We see them on T-shirts, coffee cups, and stickers. They are made into everything from stuffed animals to emojis. Everybody wants one, but no one can have the real thing. Since becoming a figment of man's imagination in ancient times, the unicorn has galloped to the forefront of modern man's own fantasy. Kids love unicorns, and when a teacher harnesses their magic, the unicorn can teach kids a great deal about how to use skills like critical thinking, classifying, inferring, analyzing, and drawing conclusions. While the unicorn may be a fictional beast, there is no denying that this creature can help kids learn.
Ancient people relied on stories from travelers to shape their knowledge of the world. What people did not realize was that real creatures, such as the Himalayan antelope, could be mistaken for unicorns if viewed from afar. Even though the antelopes had two horns, seeing a side profile gave the illusion of one horn. Likewise, horns from animals like the rhinoceros were often passed off as being from unicorns. People believed in the existence of unicorns because they did not know enough about the world around them.
The circumstances of the modern world allow even the youngest students to distinguish fantasy from reality when it comes to the animal kingdom. Prepare your students for a comparison-contrast activity using a Venn diagram by first reading about unicorns. Consider Shel Silverstein's poem "The Unicorn" and books like Geraldine McCaughrean's Unicorns! Unicorns! or Alison Lurie's Fabulous Beasts. Use two overlapping circles for the Venn diagram, one labeled "unicorn"; the other, "horse." Have students list attributes of each animal within the diagram. Shared characteristics such as body type or movement descriptions need to be recorded in the area where the circles overlap. The differences can be placed in the spots where the circles do not overlap. For instance, words like "make-believe" and "horn" are unique to the unicorn. Words like "domesticated" and "real" belong to the horse. If your students are older, consider using a Venn diagram to compare how unicorns are represented in the myths and legends of Eastern and Western cultures. Doing so is great practice for researching and organizing information.
In addition to literature, the unicorn has often been the subject of great works of art. Search for images using the keyword "unicorn" in art catalogs on the homepage of the Art Institute of Chicago, the New York Metropolitan Museum of Art, or your favorite fine arts museum. Once you have located a few key pictures, have students analyze what they see and infer what the parts mean to the whole. This practice is good for strengthening students' observation skills and supporting claims based on visible evidence. Consider practicing these skills together as a class by viewing the tapestry "Unicorn in Captivity." After analyzing the artwork and drawing conclusions together, students can repeat the process using artwork that they discover on their own.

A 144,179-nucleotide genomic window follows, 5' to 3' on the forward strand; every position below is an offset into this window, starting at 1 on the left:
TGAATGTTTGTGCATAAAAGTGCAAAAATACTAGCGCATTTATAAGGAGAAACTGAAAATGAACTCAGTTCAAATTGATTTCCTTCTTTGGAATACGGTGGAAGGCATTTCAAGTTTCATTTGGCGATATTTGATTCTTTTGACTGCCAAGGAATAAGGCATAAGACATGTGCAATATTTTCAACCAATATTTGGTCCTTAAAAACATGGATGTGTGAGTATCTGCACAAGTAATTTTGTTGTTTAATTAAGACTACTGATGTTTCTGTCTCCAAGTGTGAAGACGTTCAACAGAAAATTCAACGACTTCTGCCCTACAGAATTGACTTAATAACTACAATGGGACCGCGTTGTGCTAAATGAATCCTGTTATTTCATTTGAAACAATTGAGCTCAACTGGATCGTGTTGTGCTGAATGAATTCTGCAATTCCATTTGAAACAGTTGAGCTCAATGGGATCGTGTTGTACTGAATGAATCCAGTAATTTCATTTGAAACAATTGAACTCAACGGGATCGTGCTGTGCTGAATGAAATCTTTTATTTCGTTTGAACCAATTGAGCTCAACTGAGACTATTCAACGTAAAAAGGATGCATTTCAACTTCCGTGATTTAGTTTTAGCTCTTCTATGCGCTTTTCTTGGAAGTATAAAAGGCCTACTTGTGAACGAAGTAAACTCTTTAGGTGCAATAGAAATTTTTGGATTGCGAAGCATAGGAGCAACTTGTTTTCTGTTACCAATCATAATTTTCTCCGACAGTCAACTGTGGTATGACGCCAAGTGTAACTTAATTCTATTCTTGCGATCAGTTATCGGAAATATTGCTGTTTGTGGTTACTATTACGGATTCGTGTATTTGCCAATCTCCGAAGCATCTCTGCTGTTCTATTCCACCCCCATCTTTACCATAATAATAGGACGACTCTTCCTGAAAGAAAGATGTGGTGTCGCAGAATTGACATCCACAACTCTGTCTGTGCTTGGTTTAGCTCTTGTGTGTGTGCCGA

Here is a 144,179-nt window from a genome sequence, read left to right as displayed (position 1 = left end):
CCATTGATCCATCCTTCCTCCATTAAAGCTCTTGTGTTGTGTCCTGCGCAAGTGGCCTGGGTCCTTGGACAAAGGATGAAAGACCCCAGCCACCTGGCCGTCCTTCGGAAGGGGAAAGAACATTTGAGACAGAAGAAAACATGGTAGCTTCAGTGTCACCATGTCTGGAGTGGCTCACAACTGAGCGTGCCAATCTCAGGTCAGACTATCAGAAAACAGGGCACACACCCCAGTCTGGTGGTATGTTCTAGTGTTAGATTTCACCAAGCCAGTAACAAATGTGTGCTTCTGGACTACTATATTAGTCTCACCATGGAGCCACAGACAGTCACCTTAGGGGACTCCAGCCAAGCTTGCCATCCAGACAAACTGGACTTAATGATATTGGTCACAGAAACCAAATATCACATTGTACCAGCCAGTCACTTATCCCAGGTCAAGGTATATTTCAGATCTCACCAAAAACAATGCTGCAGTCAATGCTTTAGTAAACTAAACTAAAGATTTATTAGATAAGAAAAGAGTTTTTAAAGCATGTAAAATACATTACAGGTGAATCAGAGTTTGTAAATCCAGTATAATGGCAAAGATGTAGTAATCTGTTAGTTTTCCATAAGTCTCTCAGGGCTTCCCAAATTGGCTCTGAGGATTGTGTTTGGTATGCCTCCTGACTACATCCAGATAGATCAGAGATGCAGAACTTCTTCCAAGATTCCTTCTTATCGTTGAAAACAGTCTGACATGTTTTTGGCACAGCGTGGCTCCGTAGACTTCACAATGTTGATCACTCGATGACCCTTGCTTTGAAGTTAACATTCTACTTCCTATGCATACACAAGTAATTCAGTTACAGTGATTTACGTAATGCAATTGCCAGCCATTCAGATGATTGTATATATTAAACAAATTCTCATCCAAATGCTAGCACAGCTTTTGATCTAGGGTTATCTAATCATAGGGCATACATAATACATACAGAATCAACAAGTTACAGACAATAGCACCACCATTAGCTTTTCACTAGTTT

Students can also create their own artwork featuring the unicorn as their subject. In addition to making their own pictures of unicorns, they can create puppets of them too. These can be used to act out either the plays their own groups wrote in class or the stories that you read together previously.
Bringing in the unicorn to your classroom opens the door for your students to be creative. Their imaginations can run wild as they write about this fantastic beast. For practice at informational writing, have students create pamphlets that explain how to care for a unicorn. Students can organize the pamphlet so it contains sections like what to feed a unicorn, where to keep it, and how to groom the animal. For creative writing practice, have students compose a narrative with a plot about the day they saw a unicorn in the wild or the time they freed one from captivity. Students can individually write such stories in prose or in groups as a drama that can later be performed for the class.
While we know that the unicorn is a magical creature from man's mind, the animal brings to the classroom a real potential for learning. Even though it is a thing of fantasy, the unicorn has a place in the real world.